How to Break Big News Before Parent-Teacher Conferences

When I first started teaching, I dreaded the end of the grading period. Students lined up wanting extra credit who placed the blame for their poor grades on me. Report cards would go home, and I’d receive angry parent emails wondering how in the world their child got a “C” in art class.

While I’m sure there were only a few emails, the weight of them felt like hundreds.

I knew there had to be a better way.

So, how do we increase communication about students’ grades without increasing our workload?

desk in classroom

The first way is to stop avoiding the fact that a student isn’t doing well. It doesn’t do you any favors, and it certainly doesn’t do the student any favors. You must teach students to be responsible for their grades. The way to do this is to have honest conversations with students and parents about your expectations and assessment procedures. Don’t wait until conferences when it’s too late for improvement!

It took me a few years and a handful of meetings with frustrated parents to develop a plan that worked well for all parties: Grade Reflection Sheets.

In my classroom, students completed a grade reflection sheet twice per grading period, once at the midpoint and again about two weeks before the grading period ended. I had students log onto their grade book to check how they were doing and record it on the sheet. Then, they used the sheet below to set realistic goals for the rest of grading period.

Grading Reflection Download

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Using the sheet above, you can see all students are asked to come up with three actionable goals for the rest of the grading period, while those with lower grades are asked to complete a few additional steps. If you have a student who misses a lot of class, print out a progress report and mail the report along with a blank reflection sheet home.

4 Reasons this Method Works

  1. It provides you with documentation that ALL students are aware of their grade.
  2. Students with low grades can create an improvement plan.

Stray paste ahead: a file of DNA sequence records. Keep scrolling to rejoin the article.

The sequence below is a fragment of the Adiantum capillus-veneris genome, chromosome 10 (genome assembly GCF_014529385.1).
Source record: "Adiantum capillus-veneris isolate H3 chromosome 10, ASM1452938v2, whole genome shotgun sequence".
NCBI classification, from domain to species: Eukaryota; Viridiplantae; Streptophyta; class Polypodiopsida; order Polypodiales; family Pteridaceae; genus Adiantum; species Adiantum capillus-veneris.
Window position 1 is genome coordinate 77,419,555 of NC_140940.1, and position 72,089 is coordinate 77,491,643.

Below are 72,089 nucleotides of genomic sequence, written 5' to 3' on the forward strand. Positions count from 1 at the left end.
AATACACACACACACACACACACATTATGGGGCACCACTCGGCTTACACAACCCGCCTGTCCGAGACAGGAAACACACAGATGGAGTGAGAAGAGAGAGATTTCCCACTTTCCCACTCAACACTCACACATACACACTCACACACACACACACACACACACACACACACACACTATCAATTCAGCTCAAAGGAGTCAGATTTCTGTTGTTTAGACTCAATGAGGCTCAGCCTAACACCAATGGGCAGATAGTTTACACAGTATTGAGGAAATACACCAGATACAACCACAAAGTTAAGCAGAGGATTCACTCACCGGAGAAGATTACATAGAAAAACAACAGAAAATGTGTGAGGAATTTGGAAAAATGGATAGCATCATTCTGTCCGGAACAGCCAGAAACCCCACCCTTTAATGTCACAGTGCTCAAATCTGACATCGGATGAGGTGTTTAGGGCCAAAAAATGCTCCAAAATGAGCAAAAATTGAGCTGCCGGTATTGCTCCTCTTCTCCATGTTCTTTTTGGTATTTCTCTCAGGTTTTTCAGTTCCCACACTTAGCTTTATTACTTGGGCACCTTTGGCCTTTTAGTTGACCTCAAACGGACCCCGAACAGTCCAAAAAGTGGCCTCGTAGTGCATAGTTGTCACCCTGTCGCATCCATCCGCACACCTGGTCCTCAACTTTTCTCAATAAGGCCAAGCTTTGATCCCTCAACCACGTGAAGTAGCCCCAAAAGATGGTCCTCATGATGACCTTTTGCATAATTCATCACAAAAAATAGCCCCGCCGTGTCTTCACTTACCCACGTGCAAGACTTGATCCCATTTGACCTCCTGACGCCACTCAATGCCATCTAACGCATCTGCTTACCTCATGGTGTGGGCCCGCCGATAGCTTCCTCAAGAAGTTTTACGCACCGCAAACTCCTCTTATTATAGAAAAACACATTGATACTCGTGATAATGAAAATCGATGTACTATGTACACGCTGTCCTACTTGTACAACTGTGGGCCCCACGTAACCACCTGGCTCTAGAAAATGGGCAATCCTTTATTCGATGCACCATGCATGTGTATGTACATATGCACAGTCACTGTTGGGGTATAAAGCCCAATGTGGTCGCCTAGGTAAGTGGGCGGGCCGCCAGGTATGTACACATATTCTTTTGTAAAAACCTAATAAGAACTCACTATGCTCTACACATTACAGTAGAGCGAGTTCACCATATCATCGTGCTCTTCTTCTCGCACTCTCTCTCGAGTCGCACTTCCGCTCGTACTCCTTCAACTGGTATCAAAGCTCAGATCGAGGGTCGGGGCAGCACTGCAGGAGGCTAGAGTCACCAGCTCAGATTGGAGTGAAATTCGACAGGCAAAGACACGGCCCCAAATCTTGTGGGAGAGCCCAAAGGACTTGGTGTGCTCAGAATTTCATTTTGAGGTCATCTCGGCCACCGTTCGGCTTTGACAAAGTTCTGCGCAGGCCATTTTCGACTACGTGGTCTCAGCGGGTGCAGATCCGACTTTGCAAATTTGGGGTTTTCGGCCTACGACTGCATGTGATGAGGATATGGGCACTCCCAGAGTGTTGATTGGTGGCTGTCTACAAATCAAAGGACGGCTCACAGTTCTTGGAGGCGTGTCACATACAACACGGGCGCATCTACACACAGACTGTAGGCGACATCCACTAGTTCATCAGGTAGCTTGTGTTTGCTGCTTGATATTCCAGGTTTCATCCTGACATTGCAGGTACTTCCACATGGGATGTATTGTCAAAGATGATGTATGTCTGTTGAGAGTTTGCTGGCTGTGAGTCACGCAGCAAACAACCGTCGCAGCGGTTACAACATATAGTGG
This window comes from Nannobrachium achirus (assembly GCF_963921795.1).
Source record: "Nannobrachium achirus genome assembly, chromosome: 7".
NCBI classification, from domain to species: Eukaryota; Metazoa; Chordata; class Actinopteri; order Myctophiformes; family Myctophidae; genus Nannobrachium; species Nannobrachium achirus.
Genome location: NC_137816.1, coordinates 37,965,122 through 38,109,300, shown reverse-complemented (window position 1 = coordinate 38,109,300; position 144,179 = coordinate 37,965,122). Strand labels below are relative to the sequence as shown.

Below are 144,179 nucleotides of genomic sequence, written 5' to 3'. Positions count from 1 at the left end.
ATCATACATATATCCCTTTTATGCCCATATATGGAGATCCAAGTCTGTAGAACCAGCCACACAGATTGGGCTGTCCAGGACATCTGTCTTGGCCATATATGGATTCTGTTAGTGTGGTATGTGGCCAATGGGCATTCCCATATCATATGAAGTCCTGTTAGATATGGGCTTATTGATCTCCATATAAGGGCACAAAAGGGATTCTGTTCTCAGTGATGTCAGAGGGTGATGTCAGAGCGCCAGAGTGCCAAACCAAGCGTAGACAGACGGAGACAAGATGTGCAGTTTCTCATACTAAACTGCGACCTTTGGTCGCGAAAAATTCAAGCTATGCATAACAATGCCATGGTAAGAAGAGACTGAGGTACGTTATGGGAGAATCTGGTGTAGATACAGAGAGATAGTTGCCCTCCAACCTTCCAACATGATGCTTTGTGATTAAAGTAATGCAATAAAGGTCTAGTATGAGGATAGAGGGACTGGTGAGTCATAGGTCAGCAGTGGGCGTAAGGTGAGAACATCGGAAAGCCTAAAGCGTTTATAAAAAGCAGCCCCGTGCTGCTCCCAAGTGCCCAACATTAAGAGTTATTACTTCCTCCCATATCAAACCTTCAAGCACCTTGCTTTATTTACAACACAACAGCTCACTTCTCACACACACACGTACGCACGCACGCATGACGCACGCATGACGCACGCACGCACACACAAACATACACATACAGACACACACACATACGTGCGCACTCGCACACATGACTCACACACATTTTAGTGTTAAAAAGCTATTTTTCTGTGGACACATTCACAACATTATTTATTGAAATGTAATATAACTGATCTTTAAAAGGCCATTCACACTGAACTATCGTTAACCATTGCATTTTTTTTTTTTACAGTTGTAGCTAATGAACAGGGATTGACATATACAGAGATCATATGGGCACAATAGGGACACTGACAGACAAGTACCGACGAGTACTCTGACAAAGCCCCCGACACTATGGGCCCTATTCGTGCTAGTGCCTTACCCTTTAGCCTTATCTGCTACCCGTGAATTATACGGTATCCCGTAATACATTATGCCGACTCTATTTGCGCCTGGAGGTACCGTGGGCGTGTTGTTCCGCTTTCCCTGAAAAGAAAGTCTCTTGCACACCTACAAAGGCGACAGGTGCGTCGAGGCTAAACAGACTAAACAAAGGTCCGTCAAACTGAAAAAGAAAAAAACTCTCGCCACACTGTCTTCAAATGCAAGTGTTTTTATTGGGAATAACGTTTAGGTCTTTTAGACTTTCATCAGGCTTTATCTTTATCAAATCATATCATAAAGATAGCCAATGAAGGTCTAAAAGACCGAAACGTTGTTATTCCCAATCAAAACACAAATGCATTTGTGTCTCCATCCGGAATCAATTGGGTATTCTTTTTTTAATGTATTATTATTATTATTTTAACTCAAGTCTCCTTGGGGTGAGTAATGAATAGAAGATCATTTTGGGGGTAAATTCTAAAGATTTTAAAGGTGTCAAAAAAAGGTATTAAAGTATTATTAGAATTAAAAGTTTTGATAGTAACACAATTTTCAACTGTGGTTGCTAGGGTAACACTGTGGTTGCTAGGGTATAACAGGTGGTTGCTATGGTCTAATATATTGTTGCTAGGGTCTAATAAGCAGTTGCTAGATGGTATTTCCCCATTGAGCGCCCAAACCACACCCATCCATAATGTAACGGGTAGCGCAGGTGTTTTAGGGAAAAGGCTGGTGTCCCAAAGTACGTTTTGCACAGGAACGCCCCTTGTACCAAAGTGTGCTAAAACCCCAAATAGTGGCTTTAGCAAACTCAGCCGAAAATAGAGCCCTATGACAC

3. It sets the tone for students that they EARN their grade and need to take responsibility for it.
  4. You no longer need to think about what to write to parents. Instead, you can scan the student’s form and send it to them.

This year, don’t wait until parent-teacher conferences to drop the bomb that a student is failing. Be proactive, put the student in the driver’s seat, and save yourself the time and frustration.

What is the number one phrase you hear from parents when a student earns a poor grade?

What can you learn from that phrase, and what tool can you develop to change the conversation?

Amber Kane

Amber Kane is a High School Art Teacher and textile designer in PA. Through questioning and a focus on the creative thought process, she strives to help her students uncover their personal voice and see how they can use art to create impact.

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  • Mr. Post

    When I taught middle school I would let the kids turn in any work up until the day before grades were due. The other teachers in the building told me what a bad idea this was and that I would be deluged with late work to grade. That never happened. I would get a dozen or so late works to grade. Then when parents complained about a grade I would remind them of my policy of letting a student turn in any missing work right up until the last day. The parents then knew that I gave their child every opportunity to succeed and it was the student who chose to fail. I also sent home progress reports every week or two for kids who had missing work.

  • Abby Fliehler

    This is GREAT! Thanks so much for sharing/creating this form! This will come in very handy with some middle school students who seem to have amnesia when their report cards come out.

    • Amber Kane

      You’re welcome!

  • Jackie Tan

    This is brilliant. I am going to use it in my maker elective.

    • amberkanescarves

      Great! So glad that you found it helpful.

  • Kristen Sellers

    This is perfect. I teach k-6 and take grades for 5/6. At the 6th grade level I’m fighting apathy that art is just for whatever and doesn’t matter. I’ve sent home progress reports to be signed. But this will really help put the responsibility on the student. Thanks so much!!!

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